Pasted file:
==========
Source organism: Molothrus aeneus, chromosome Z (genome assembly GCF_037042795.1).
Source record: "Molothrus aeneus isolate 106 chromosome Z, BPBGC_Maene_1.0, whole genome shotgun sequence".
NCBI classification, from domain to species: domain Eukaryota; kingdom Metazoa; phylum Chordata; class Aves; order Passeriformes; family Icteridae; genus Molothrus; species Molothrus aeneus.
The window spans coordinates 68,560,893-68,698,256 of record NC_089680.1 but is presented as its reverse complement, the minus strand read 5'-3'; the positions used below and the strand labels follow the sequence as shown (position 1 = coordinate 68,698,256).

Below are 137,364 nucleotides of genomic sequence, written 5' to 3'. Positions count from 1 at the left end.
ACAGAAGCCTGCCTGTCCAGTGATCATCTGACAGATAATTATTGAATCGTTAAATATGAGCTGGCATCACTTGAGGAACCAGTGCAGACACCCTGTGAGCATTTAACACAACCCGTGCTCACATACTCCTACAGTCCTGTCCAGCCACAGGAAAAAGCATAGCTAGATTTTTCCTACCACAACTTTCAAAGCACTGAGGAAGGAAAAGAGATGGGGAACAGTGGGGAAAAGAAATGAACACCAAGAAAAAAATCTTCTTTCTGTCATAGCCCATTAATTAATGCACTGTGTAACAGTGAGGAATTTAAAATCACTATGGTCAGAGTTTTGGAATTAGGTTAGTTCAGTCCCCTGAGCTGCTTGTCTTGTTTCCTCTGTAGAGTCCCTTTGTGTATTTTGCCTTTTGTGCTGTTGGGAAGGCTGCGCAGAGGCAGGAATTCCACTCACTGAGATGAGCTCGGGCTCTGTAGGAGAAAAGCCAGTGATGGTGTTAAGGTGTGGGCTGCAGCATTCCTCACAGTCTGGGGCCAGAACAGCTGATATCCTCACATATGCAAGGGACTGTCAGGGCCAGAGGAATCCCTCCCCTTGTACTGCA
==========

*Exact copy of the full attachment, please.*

Source organism: Molothrus aeneus, chromosome Z (genome assembly GCF_037042795.1).
Source record: "Molothrus aeneus isolate 106 chromosome Z, BPBGC_Maene_1.0, whole genome shotgun sequence".
NCBI classification, from domain to species: domain Eukaryota; kingdom Metazoa; phylum Chordata; class Aves; order Passeriformes; family Icteridae; genus Molothrus; species Molothrus aeneus.
The window spans coordinates 68,560,893-68,698,256 of record NC_089680.1 but is presented as its reverse complement, the minus strand read 5'-3'; the positions used below and the strand labels follow the sequence as shown (position 1 = coordinate 68,698,256).

Below are 137,364 nucleotides of genomic sequence, written 5' to 3'. Positions count from 1 at the left end.
ACAGAAGCCTGCCTGTCCAGTGATCATCTGACAGATAATTATTGAATCGTTAAATATGAGCTGGCATCACTTGAGGAACCAGTGCAGACACCCTGTGAGCATTTAACACAACCCGTGCTCACATACTCCTACAGTCCTGTCCAGCCACAGGAAAAAGCATAGCTAGATTTTTCCTACCACAACTTTCAAAGCACTGAGGAAGGAAAAGAGATGGGGAACAGTGGGGAAAAGAAATGAACACCAAGAAAAAAATCTTCTTTCTGTCATAGCCCATTAATTAATGCACTGTGTAACAGTGAGGAATTTAAAATCACTATGGTCAGAGTTTTGGAATTAGGTTAGTTCAGTCCCCTGAGCTGCTTGTCTTGTTTCCTCTGTAGAGTCCCTTTGTGTATTTTGCCTTTTGTGCTGTTGGGAAGGCTGCGCAGAGGCAGGAATTCCACTCACTGAGATGAGCTCGGGCTCTGTAGGAGAAAAGCCAGTGATGGTGTTAAGGTGTGGGCTGCAGCATTCCTCACAGTCTGGGGCCAGAACAGCTGATATCCTCACATATGCAAGGGACTGTCAGGGCCAGAGGAATCCCTCCCCTTGTACTGCA